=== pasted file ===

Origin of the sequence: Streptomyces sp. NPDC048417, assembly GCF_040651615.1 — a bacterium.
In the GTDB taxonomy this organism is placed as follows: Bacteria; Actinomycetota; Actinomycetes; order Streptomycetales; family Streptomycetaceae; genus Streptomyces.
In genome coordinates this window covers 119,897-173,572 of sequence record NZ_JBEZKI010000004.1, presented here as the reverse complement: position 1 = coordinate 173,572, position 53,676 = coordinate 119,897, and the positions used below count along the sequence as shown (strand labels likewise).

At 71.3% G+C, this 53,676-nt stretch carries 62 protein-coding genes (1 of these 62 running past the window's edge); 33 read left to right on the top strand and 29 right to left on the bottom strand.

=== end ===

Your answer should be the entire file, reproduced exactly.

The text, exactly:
Origin of the sequence: Streptomyces sp. NPDC048417, assembly GCF_040651615.1 — a bacterium.
In the GTDB taxonomy this organism is placed as follows: Bacteria; Actinomycetota; Actinomycetes; order Streptomycetales; family Streptomycetaceae; genus Streptomyces.
In genome coordinates this window covers 119,897-173,572 of sequence record NZ_JBEZKI010000004.1, presented here as the reverse complement: position 1 = coordinate 173,572, position 53,676 = coordinate 119,897, and the positions used below count along the sequence as shown (strand labels likewise).

At 71.3% G+C, this 53,676-nt stretch carries 62 protein-coding genes (1 of these 62 running past the window's edge); 33 read left to right on the top strand and 29 right to left on the bottom strand.